The NPS value can be measured for the entire company, in certain departments or for specific product lines. To get more information about the reasons of the assessment it is common to ask a supplementary question, for ex. to ask to explain why the customer indicated a particular likelihood or to ask to give suggestions for improvement. Below is an example from Adobe’s product Premiere Pro (that I am very pleased with and happy to recommend).
What is the result? In the summary Fred Reichheld compiled in his book the value between sectors and companies varies . The best companies reach a NPS value of 60-80 % (for ex. Apple, Amazon). The average is in the range of 10-20 %, which means that the number of Ambassadors barely exceed the number of Detractors.
Fred Reichheld argues that the NPS value shows that the companies with the highest NPS value in a particular industry tend to have both higher profits and higher growth rate compared to the similar companies with lower NPS value. He believes that there are several reasons for that, for ex. the best companies can often (compared to competitors) charge a higher price. They may also have lower marketing costs and costs to gain new customers.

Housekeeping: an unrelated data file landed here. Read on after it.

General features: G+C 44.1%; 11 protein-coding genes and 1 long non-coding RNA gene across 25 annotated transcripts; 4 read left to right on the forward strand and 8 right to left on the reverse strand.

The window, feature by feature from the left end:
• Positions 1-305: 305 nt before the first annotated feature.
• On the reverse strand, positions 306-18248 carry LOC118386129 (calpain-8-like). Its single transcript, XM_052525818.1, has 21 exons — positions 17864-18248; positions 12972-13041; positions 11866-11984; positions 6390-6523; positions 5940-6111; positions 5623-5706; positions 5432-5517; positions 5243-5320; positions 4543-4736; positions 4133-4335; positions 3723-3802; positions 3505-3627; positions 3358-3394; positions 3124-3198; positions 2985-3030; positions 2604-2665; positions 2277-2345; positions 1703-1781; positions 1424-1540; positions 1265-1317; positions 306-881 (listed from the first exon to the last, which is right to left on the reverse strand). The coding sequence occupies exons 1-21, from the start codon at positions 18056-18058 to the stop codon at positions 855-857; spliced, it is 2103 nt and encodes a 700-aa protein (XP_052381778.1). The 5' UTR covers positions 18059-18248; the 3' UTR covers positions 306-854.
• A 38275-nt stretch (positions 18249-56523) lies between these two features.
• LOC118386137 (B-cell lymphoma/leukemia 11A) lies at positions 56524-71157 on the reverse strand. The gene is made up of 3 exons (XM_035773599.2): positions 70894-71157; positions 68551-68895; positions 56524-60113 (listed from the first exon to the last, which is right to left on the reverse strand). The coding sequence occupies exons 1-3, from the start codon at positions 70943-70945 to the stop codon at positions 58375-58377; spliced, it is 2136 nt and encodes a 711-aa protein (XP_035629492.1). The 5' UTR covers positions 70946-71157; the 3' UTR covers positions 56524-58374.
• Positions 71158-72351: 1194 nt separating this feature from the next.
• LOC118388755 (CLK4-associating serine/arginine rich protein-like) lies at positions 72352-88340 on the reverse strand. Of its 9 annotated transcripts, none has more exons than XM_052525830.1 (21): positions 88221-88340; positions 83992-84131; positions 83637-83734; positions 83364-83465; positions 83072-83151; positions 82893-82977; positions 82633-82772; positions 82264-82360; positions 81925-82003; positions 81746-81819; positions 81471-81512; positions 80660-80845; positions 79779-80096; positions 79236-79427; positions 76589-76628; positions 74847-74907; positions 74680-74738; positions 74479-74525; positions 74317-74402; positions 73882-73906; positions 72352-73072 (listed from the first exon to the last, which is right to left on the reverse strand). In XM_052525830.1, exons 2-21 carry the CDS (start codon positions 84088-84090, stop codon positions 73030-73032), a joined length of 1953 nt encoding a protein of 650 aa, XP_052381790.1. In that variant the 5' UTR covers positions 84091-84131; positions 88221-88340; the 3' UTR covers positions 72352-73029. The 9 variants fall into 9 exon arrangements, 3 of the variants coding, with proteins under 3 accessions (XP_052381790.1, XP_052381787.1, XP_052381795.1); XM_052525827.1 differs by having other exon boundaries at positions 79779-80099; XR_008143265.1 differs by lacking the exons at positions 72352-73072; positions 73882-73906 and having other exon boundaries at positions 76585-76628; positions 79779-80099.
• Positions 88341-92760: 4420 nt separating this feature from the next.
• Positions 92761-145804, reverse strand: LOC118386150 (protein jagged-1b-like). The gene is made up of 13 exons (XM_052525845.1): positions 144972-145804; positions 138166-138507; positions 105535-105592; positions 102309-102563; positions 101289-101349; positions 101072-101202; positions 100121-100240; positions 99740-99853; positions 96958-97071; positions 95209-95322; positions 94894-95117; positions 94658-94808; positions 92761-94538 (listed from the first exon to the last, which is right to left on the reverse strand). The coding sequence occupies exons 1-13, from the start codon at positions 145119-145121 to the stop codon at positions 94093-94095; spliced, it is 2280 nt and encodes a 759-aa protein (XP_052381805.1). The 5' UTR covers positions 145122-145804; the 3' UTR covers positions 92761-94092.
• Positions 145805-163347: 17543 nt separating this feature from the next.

NPS a management system
Even though the NPS method is based on the only (1) ultimate question, the NPS is not only a measuring indicator. NPS ultimately is a business philosophy, a system of operational practices, and a leadership commitment. It is not just another way to measure customer satisfaction. To really put the customer in focus is a comprehensive approach that affects the entire business. NPS should, therefore, be seen as a tool for building up processes and procedures that are based on the company’s business idea. To be successful, the company’s top management must realise the importance and be actively supportive and engaged in the development of true customer loyalty.
The result of the NPS measurements must be frequently repeated and continuously analysed. The outcome should be used as a basis for further improvement and development of products and services. A well implemented NPS method should be seen as vital part of the leadership culture and the management of the company. In other words, successful NPS measurements are not a part of a campaign; it is a long strategic journey.